Allow me to tell you a story. A story that you will probably be able to relate to in some sense. It’s about a stout, whiskered man who thinks sound decisions can come only from a cool head. And that copy should always be short.
“I would never read this. It’s too long.” That’s a pervasive sentiment that will never die. I run into it all the time.
I ran into this recently with a young man asking for studies, suggesting that Millennials would not read long copy. That they all have ADHD.
That thought is baloney. Here’s why …
In this 10-minute episode you’ll discover:
- The surprising study about the reading habits of Millennials
- The people group behind the ever-growing consumption of news
- A hilarious quote about relativity (you can use to defend long copy)
- The two things Millennials do differently when it comes to reading
The Show Notes
- The ‘Short Copy’ Trap When Offering Free Opt-In Content
- Why Short Advertising Copy Does NOT Sell More
- How do you sell to ad-hating, dollar-watching Millennials? A few kind of genius ideas
- Millennials Are Out-Reading Older Generations
- Do Millennials Read? Yes, But They Read Differently.
Do Millennials (Really) Hate Long Copy?
Voiceover: This is Rainmaker.FM, the digital marketing podcast network. It’s built on the Rainmaker Platform, which empowers you to build your own digital marketing and sales platform. Start your free 14-day trial at RainmakerPlatform.com.
Demian Farnworth: Howdy dear podcast listener. This is Rough Draft, your daily dose of essential web writing advice. I am Demian Farnworth, your host, your muse, your digital recluse, and the Chief Content Writer for Copyblogger Media.
And thank you for sharing the next few minutes of your life with me.
Allow me to tell you a story. A story you will probably be able to relate to in some sense. It’s about a stout, whiskered man who thinks sound decisions can come only from a cool head. And that copy should be always short.
This story begins in an ill-shaped conference room — wide at one end, narrow at the other — with a concrete glazed floor and about a dozen halogen lamps hanging from the ceiling. Down the center of the room is a long black conference table.
Around that table sits the CIO, VP of IT, a program manager, two project managers, the marketing manager, an art director, three designers, an editor, a proofreader, several people I didn’t know, and me.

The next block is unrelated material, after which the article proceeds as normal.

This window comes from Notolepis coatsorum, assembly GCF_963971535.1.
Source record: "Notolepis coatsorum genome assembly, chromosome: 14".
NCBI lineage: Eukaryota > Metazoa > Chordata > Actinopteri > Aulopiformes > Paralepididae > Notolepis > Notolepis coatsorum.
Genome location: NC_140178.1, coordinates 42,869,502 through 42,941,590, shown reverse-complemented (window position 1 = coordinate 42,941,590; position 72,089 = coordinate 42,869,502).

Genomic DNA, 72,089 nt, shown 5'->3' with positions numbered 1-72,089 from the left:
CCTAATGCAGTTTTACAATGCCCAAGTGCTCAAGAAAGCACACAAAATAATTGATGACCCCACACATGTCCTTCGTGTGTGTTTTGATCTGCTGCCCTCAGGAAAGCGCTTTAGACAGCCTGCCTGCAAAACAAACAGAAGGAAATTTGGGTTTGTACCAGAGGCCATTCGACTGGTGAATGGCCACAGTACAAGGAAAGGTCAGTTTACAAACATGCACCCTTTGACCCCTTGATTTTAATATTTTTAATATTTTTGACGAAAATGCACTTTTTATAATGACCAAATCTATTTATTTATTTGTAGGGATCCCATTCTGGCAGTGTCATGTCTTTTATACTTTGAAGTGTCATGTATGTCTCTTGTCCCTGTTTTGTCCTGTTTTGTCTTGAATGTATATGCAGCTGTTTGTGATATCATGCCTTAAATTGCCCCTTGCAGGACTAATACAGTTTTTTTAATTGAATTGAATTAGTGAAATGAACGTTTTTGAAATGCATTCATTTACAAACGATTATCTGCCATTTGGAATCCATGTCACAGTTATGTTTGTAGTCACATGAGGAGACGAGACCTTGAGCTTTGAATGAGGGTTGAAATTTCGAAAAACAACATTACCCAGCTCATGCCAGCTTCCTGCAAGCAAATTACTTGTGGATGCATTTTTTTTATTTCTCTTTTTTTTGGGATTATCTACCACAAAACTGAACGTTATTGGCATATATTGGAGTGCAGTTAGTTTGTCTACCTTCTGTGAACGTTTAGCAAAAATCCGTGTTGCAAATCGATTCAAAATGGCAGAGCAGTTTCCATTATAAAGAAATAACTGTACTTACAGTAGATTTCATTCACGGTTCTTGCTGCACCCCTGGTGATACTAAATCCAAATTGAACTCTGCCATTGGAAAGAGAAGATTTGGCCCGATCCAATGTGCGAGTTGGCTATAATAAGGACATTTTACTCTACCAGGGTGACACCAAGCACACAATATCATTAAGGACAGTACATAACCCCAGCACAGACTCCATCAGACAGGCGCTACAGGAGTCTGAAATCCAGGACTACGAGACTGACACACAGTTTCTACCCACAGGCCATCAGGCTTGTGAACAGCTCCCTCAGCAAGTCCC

We were all gathered to kick off a bi-annual drive to focus attention on the organization’s humanitarian division. The campaign decision makers included an executive and two of his assistants.
The executive was short, stout, with large eyes, sandy hair and whiskers, wide but pleasing mouth, fine teeth. He was frank, but warm-hearted.
My job was to present rough creative and copy. The concept was simple: It spoke about the plight of poor children in the global south — the design amplified that emotion. Could the reader spare $50 to build a well in Sri Lanka? Feed a child in South Africa for a month?
This was content marketing designed to produce an action. We were eager to test it. But the division executive wanted nothing to do with it.
He said he never wants to feel like he is being forced to make a decision. He didn’t want to “feel” when he gave. He just wanted it to be a logical financial decision.
And then the clincher: “It’s entirely two long,” he said, pointing his pink finger at the page. “I would never read this.”
Ha. “I would never read this. It’s too long.” That’s a pervasive sentiment that will never die. I run into it all the time … from both copywriters and non-writers. But most recently I ran into it in a new shape: after I wrote an article called “The ‘Short Copy’ Trap When Offering Free Opt-In Content.” And that trap is this: some copywriters think they can skimp on the copy when they are offering something free.
That’s just not going to work. The goal of “free” is to flag down the reader. You still have to convince her to exchange her email address.
You, dear writer, have to sit yourself in your writing chair, assume nothing, and pile on as many benefits as possible so your ideal prospect feels silly walking away from your offer.